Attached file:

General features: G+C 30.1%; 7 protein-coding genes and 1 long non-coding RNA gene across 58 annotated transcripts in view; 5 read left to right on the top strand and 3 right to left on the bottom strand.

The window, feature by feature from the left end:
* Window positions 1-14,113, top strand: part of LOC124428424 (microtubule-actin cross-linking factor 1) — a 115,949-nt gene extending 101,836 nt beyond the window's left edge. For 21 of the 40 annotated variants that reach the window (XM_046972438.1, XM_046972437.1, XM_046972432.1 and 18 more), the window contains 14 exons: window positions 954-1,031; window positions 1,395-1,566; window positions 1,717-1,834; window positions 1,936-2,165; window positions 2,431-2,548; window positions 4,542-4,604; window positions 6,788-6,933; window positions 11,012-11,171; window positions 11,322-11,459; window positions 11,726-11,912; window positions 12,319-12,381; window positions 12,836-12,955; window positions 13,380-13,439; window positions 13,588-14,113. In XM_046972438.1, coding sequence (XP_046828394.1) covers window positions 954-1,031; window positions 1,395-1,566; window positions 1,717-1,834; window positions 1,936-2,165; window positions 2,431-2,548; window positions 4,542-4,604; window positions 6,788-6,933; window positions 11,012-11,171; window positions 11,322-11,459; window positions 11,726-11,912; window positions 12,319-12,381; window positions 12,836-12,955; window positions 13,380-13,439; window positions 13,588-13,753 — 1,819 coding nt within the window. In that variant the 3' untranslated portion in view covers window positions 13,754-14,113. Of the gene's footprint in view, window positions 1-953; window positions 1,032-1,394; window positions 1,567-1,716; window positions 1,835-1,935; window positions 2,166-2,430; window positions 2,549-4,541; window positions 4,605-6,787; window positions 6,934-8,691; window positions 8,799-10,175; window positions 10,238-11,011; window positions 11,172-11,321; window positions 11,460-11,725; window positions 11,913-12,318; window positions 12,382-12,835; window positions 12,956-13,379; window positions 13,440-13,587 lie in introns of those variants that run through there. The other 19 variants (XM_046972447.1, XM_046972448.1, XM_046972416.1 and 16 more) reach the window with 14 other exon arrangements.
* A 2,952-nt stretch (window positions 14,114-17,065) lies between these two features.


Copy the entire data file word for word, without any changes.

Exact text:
General features: G+C 30.1%; 7 protein-coding genes and 1 long non-coding RNA gene across 58 annotated transcripts in view; 5 read left to right on the top strand and 3 right to left on the bottom strand.

The window, feature by feature from the left end:
* Window positions 1-14,113, top strand: part of LOC124428424 (microtubule-actin cross-linking factor 1) — a 115,949-nt gene extending 101,836 nt beyond the window's left edge. For 21 of the 40 annotated variants that reach the window (XM_046972438.1, XM_046972437.1, XM_046972432.1 and 18 more), the window contains 14 exons: window positions 954-1,031; window positions 1,395-1,566; window positions 1,717-1,834; window positions 1,936-2,165; window positions 2,431-2,548; window positions 4,542-4,604; window positions 6,788-6,933; window positions 11,012-11,171; window positions 11,322-11,459; window positions 11,726-11,912; window positions 12,319-12,381; window positions 12,836-12,955; window positions 13,380-13,439; window positions 13,588-14,113. In XM_046972438.1, coding sequence (XP_046828394.1) covers window positions 954-1,031; window positions 1,395-1,566; window positions 1,717-1,834; window positions 1,936-2,165; window positions 2,431-2,548; window positions 4,542-4,604; window positions 6,788-6,933; window positions 11,012-11,171; window positions 11,322-11,459; window positions 11,726-11,912; window positions 12,319-12,381; window positions 12,836-12,955; window positions 13,380-13,439; window positions 13,588-13,753 — 1,819 coding nt within the window. In that variant the 3' untranslated portion in view covers window positions 13,754-14,113. Of the gene's footprint in view, window positions 1-953; window positions 1,032-1,394; window positions 1,567-1,716; window positions 1,835-1,935; window positions 2,166-2,430; window positions 2,549-4,541; window positions 4,605-6,787; window positions 6,934-8,691; window positions 8,799-10,175; window positions 10,238-11,011; window positions 11,172-11,321; window positions 11,460-11,725; window positions 11,913-12,318; window positions 12,382-12,835; window positions 12,956-13,379; window positions 13,440-13,587 lie in introns of those variants that run through there. The other 19 variants (XM_046972447.1, XM_046972448.1, XM_046972416.1 and 16 more) reach the window with 14 other exon arrangements.
* A 2,952-nt stretch (window positions 14,114-17,065) lies between these two features.